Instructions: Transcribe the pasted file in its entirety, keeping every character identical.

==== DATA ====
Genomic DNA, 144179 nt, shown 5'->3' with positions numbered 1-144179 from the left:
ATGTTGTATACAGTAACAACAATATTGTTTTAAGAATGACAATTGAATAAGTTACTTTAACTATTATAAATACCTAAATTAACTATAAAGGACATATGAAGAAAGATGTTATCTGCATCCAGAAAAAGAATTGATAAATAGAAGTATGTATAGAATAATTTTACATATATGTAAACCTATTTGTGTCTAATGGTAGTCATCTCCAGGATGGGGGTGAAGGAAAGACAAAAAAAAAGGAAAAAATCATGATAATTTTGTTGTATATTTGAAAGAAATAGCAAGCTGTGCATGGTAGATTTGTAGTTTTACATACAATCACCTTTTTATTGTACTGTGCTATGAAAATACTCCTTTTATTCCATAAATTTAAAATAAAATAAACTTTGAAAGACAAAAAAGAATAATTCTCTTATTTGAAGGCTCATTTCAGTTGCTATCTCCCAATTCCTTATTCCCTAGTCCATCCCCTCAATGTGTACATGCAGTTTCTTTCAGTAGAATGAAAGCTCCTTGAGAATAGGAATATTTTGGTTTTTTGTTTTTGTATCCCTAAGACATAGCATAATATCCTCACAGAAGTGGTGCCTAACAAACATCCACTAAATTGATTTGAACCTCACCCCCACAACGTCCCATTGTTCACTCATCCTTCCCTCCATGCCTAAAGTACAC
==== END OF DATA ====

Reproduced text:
Genomic DNA, 144179 nt, shown 5'->3' with positions numbered 1-144179 from the left:
ATGTTGTATACAGTAACAACAATATTGTTTTAAGAATGACAATTGAATAAGTTACTTTAACTATTATAAATACCTAAATTAACTATAAAGGACATATGAAGAAAGATGTTATCTGCATCCAGAAAAAGAATTGATAAATAGAAGTATGTATAGAATAATTTTACATATATGTAAACCTATTTGTGTCTAATGGTAGTCATCTCCAGGATGGGGGTGAAGGAAAGACAAAAAAAAAGGAAAAAATCATGATAATTTTGTTGTATATTTGAAAGAAATAGCAAGCTGTGCATGGTAGATTTGTAGTTTTACATACAATCACCTTTTTATTGTACTGTGCTATGAAAATACTCCTTTTATTCCATAAATTTAAAATAAAATAAACTTTGAAAGACAAAAAAGAATAATTCTCTTATTTGAAGGCTCATTTCAGTTGCTATCTCCCAATTCCTTATTCCCTAGTCCATCCCCTCAATGTGTACATGCAGTTTCTTTCAGTAGAATGAAAGCTCCTTGAGAATAGGAATATTTTGGTTTTTTGTTTTTGTATCCCTAAGACATAGCATAATATCCTCACAGAAGTGGTGCCTAACAAACATCCACTAAATTGATTTGAACCTCACCCCCACAACGTCCCATTGTTCACTCATCCTTCCCTCCATGCCTAAAGTACAC